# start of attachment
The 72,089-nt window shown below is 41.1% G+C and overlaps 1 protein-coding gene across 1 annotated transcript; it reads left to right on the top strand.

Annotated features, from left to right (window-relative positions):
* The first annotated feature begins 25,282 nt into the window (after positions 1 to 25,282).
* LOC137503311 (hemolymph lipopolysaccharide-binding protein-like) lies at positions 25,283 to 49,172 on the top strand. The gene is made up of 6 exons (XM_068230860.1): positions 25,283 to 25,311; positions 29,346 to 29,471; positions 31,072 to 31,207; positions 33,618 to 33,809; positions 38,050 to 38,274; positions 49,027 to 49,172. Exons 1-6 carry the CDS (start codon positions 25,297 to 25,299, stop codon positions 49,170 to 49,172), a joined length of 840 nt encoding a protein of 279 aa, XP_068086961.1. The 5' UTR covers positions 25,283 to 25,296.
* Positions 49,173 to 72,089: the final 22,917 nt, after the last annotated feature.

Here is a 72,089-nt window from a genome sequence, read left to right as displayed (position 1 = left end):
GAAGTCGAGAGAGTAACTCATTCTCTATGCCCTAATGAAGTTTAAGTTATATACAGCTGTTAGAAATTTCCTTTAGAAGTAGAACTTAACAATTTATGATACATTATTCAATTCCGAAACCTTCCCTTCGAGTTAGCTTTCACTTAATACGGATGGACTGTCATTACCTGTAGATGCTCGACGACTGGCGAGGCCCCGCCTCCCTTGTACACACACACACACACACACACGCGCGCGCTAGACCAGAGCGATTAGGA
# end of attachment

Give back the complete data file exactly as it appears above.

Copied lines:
The 72,089-nt window shown below is 41.1% G+C and overlaps 1 protein-coding gene across 1 annotated transcript; it reads left to right on the top strand.

Annotated features, from left to right (window-relative positions):
* The first annotated feature begins 25,282 nt into the window (after positions 1 to 25,282).
* LOC137503311 (hemolymph lipopolysaccharide-binding protein-like) lies at positions 25,283 to 49,172 on the top strand. The gene is made up of 6 exons (XM_068230860.1): positions 25,283 to 25,311; positions 29,346 to 29,471; positions 31,072 to 31,207; positions 33,618 to 33,809; positions 38,050 to 38,274; positions 49,027 to 49,172. Exons 1-6 carry the CDS (start codon positions 25,297 to 25,299, stop codon positions 49,170 to 49,172), a joined length of 840 nt encoding a protein of 279 aa, XP_068086961.1. The 5' UTR covers positions 25,283 to 25,296.
* Positions 49,173 to 72,089: the final 22,917 nt, after the last annotated feature.

Here is a 72,089-nt window from a genome sequence, read left to right as displayed (position 1 = left end):
GAAGTCGAGAGAGTAACTCATTCTCTATGCCCTAATGAAGTTTAAGTTATATACAGCTGTTAGAAATTTCCTTTAGAAGTAGAACTTAACAATTTATGATACATTATTCAATTCCGAAACCTTCCCTTCGAGTTAGCTTTCACTTAATACGGATGGACTGTCATTACCTGTAGATGCTCGACGACTGGCGAGGCCCCGCCTCCCTTGTACACACACACACACACACACACGCGCGCGCTAGACCAGAGCGATTAGGA